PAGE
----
By MrTeal on 12/13/2011 3:53:01 PM , Rating: 2
Only in the long term. There are only so many fabs making NAND flash right now, and the SSD market is still fairly niche compared HDDs. There's only so much flash out there and fabs are expensive and time consuming to build, so it's not like they could just transition people over to SSDs. We're stuck with hard drives for awhile

According to Gartner, in 2010 the NAND industry produced just over 11 exabytes of flash, of which ~10 exabytes went to consumer devices like smartphones, tablets and SD cards. Only 0.86 exabytes was used in SSDs. They predicted production rising to 21 exabytes in 2011, with 91% of that going consumer devices.
Total laptop storage for 2011 is expected to be 91 exabytes with an average capacity of 350GB, so even if the 1/10th of just the laptops out there started shipping with 120GB SSDs instead of mechanical drives, you'd need an extra 3.2 exabytes of NAND production. That doesn't even factor in desktops. There just isn't the extra capacity to move a decent percentage of computers over to SSDs, even with an almost doubling of capacity from 2010 to 2011. According to the numbers I read, the capital cost to build a fab to produce 3.75 exabytes is about $10 billion, so it's not like they can be brought online quickly.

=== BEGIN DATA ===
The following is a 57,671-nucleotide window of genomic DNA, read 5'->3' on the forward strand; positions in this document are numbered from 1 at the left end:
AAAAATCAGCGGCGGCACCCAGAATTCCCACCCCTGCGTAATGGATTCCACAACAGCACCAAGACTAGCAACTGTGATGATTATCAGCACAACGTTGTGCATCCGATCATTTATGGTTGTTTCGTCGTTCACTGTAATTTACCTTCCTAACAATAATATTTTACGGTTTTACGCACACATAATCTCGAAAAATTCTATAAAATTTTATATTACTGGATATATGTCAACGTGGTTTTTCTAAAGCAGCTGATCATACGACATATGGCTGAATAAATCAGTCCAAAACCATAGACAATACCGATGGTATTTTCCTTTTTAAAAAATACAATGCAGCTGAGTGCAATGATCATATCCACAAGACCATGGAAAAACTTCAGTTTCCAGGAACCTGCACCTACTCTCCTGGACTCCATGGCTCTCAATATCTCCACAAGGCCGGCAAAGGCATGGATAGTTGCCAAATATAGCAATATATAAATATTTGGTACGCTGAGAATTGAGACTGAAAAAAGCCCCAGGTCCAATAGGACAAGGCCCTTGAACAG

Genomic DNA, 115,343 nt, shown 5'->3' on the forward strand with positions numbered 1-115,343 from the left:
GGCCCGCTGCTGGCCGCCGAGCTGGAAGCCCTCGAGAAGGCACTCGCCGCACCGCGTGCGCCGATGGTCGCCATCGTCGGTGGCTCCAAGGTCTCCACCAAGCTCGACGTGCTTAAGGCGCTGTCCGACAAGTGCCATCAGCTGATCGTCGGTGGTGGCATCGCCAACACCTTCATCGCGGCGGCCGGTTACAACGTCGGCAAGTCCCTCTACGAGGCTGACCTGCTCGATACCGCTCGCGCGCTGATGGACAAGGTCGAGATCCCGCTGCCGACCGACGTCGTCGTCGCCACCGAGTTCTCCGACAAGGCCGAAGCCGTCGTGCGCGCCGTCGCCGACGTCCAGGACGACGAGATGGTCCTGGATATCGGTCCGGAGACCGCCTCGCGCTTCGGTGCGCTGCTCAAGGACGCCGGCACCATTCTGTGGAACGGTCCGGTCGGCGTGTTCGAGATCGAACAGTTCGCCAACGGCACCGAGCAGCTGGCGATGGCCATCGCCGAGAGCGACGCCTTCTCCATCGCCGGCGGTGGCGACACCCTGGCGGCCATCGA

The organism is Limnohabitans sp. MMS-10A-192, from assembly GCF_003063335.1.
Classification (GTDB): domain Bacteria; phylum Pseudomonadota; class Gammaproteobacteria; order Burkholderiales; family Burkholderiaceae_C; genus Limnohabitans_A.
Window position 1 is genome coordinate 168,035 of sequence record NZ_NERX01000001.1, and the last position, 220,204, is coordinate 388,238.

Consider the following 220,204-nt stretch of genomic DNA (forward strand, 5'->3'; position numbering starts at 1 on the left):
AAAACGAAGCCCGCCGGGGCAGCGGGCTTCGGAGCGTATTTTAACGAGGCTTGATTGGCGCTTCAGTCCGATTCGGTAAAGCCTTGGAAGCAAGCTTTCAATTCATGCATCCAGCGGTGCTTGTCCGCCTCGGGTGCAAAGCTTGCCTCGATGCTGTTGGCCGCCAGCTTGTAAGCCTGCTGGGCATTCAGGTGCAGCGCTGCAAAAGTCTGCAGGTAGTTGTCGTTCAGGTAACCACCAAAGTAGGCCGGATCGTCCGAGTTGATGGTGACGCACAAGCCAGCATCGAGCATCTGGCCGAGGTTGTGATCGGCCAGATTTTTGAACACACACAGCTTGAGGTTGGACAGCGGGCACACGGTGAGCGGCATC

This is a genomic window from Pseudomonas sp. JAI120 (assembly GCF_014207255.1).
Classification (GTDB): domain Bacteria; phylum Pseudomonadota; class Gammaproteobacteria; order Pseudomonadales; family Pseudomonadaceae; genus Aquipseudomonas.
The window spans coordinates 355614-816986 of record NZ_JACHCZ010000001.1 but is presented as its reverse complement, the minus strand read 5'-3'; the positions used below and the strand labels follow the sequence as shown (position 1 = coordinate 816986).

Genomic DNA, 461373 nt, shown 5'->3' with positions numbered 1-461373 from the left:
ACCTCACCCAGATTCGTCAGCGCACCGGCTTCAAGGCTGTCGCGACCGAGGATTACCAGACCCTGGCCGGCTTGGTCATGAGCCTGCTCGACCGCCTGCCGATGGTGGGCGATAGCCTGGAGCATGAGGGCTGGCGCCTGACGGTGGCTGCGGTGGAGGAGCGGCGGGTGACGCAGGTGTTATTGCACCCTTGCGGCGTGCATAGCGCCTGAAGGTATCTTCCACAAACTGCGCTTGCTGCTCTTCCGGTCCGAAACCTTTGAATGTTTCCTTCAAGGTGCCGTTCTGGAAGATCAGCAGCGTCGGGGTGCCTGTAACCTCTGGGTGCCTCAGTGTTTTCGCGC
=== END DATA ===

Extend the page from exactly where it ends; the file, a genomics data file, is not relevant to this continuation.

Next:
I'm not convinced
By bug77 on 12/13/2011 11:18:06 AM , Rating: 2
Sure, pricier HDDs mean less computers sold, but it also means more computers sold with an SSD. $1B hit seem a bit of a stretch to blame on the flooding.

RE: I'm not convinced